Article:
The Rot Doctor


Subject: Boat Problems (rotted plywood)
Date: Fri, 17 Jan 2003

Dear Sir/Madam;

I had a rather frustrating experience driving my boat back into the dock on my knees after my seat suddenly came out of the floor board due to some rotted wood. For a quick fix I had just drilled a new set of holes reattached the seat but now that it is winter I would like to provide a more permanent fix. There are two spots that I know are rotting and I needed some recommendations on the best fixes for both places.

The first place that wood has rotted is the board that is actually the bottom of the drivers seat.

The second place is the floor of the boat where the pole that the seat sits on is mounted.

It's a regular 20' Bowrider inboard/outboard and the floor is carpeted. The seat is just a normal captains chair that is covered with some sort of fake leather I assume.

Any advice on which of your products would best solve my problems and how to go about applying these products would be greatly appreciated.

Thank you very much for your assistance.

Nate D.

Take a wire brush, screwdriver, or other such instrument. Dig out any loose crumbly wood. Try and determine how far the rot goes. If it is localized to the places where screws were, you are in pretty good shape. If the damage goes further, you are going to want to determine how far. Using our products it is possible to restore full strength to the wood, but at a certain point it becomes cheaper, easier, and quicker to just replace the wood. Our products can be useful for this as well, they are just used a little differently. Let me know if you end up at the replacement stage, or are not sure which way to go.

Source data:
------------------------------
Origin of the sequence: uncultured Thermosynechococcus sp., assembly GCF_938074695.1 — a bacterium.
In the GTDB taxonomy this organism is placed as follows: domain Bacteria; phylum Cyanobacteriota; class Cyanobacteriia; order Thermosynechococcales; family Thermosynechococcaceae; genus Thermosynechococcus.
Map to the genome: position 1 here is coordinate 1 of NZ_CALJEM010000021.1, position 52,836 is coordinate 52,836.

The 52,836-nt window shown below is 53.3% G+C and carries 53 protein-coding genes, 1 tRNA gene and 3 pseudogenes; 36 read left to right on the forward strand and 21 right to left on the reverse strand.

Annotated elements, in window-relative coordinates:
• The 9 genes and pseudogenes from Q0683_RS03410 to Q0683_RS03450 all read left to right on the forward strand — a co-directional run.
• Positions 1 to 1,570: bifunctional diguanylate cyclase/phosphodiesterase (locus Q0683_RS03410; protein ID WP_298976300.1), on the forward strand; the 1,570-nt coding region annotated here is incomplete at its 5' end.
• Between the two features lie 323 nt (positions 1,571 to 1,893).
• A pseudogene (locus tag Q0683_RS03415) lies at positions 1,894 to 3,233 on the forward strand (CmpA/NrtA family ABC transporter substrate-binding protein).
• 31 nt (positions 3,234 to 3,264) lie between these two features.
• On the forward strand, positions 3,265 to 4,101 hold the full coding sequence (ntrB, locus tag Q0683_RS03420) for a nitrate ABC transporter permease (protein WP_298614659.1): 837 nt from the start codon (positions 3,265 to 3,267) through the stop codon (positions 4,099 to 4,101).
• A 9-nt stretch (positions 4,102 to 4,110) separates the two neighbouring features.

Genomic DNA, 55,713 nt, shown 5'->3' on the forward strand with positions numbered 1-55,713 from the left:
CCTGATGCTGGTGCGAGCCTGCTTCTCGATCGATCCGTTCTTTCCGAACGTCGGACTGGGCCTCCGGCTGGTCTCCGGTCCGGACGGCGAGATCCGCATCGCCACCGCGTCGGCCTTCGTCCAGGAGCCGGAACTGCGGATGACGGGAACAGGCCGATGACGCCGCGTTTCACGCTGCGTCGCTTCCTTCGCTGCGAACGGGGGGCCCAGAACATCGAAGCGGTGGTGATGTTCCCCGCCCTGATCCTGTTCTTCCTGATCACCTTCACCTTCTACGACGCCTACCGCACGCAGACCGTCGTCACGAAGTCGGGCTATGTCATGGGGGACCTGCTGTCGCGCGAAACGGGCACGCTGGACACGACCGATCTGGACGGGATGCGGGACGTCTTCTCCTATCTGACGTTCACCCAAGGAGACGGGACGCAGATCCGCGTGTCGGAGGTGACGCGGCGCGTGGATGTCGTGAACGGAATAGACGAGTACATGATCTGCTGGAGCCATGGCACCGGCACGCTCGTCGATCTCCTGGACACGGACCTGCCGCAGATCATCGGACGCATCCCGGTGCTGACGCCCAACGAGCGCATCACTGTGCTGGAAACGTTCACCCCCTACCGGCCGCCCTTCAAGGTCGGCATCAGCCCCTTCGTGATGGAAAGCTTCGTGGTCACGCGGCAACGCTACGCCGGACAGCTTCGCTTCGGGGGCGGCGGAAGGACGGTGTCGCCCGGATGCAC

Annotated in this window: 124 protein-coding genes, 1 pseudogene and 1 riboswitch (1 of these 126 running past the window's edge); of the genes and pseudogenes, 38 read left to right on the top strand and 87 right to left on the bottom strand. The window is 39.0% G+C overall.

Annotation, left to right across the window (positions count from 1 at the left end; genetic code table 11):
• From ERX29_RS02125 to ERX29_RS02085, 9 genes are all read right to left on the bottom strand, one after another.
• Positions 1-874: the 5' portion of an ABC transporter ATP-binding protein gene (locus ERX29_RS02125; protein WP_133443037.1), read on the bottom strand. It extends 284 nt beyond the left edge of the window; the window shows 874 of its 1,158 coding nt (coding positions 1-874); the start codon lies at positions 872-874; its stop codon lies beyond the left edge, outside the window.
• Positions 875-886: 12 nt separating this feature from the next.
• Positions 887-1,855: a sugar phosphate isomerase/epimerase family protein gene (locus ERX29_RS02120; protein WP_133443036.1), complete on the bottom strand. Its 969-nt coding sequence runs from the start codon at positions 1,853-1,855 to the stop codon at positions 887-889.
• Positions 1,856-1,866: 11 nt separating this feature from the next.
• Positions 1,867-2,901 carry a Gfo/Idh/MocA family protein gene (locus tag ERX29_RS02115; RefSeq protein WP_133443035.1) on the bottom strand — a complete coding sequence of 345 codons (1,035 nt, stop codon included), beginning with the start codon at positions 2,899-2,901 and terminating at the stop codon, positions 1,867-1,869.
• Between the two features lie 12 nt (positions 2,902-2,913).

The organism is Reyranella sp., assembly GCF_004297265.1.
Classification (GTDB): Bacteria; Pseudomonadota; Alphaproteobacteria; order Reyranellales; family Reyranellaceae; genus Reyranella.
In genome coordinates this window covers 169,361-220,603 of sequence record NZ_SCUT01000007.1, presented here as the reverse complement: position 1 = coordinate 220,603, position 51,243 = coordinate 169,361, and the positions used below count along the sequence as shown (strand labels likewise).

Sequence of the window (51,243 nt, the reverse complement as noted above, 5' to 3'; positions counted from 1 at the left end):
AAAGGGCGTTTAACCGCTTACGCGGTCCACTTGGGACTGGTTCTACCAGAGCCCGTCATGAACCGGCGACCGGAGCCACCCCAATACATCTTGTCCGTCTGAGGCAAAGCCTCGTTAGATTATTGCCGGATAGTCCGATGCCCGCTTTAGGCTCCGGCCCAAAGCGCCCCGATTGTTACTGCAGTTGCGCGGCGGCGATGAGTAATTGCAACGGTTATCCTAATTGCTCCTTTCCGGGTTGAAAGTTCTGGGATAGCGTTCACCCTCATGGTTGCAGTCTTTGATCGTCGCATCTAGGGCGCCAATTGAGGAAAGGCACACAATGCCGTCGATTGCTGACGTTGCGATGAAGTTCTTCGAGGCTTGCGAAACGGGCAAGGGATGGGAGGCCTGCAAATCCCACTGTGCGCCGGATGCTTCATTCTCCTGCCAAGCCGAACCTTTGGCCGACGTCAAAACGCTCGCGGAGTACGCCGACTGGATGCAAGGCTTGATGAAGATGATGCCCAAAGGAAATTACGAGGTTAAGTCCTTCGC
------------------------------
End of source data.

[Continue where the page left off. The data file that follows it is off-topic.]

If the damage is not too bad, make sure the wood is reasonably dry, then let as much CPES soak in as the wood seems to want to take. After this has had a chance to dry for one to three days, fill in the missing wood with either some Layup & Laminating Resin thickened with sawdust, or Fill-It Epoxy Filler. Sometimes I end up using both. After this cures, you can go ahead and drill holes for the screws and remount.

These are the general procedures to follow. Sometimes as you are getting into the repair, you might come across a tricky area. Contact us if you do, or if you just have some question about whether you are doing things right and we will help you get it done right. We've done this for hundreds if not thousands of people.

Good luck,